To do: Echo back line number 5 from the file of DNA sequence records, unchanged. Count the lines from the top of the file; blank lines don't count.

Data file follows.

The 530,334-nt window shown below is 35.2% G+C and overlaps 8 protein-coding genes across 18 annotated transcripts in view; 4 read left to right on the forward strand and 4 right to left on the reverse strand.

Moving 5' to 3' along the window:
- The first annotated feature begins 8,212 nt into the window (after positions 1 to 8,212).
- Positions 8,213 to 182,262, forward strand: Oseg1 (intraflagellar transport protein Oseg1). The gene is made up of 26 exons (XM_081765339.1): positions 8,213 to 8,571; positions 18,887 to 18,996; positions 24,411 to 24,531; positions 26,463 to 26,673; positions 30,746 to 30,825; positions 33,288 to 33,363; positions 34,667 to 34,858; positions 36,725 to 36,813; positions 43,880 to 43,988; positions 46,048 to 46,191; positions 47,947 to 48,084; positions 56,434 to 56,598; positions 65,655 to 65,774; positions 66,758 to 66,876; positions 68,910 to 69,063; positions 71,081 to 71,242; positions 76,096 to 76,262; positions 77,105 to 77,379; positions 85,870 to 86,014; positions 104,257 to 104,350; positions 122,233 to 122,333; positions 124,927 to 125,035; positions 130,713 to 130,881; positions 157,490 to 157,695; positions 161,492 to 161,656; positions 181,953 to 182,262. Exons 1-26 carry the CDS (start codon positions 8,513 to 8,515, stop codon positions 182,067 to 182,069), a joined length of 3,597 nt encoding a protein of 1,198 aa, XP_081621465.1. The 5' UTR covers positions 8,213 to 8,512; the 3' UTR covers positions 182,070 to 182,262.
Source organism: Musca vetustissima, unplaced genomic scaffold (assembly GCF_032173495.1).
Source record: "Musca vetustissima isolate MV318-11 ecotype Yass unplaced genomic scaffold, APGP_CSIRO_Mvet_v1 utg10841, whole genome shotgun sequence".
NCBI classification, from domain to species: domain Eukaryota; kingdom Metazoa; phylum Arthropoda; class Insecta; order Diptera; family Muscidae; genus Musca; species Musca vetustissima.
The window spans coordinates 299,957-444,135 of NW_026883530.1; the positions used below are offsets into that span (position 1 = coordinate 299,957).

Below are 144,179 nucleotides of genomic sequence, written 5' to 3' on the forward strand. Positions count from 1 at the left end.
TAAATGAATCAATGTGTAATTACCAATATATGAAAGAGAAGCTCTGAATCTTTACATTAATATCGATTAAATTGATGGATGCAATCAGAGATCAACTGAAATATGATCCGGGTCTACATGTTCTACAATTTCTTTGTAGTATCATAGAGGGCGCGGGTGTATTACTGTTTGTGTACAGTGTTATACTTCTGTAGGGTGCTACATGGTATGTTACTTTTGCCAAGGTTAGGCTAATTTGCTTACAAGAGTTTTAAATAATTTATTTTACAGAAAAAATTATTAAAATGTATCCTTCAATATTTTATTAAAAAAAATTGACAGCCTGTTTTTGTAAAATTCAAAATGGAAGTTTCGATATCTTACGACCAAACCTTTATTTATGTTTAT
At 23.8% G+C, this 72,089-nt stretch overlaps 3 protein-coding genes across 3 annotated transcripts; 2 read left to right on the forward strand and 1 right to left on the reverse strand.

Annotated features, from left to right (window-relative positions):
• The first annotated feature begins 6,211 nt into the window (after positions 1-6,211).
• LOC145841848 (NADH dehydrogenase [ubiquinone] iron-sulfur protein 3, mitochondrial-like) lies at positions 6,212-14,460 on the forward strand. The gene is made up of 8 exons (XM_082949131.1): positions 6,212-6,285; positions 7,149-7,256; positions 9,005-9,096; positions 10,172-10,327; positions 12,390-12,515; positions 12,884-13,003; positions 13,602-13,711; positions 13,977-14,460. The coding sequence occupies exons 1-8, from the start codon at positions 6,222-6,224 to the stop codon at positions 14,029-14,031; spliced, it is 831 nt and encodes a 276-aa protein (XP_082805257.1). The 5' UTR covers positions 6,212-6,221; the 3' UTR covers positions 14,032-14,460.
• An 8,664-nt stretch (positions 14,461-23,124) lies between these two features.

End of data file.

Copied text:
Source organism: Musca vetustissima, unplaced genomic scaffold (assembly GCF_032173495.1).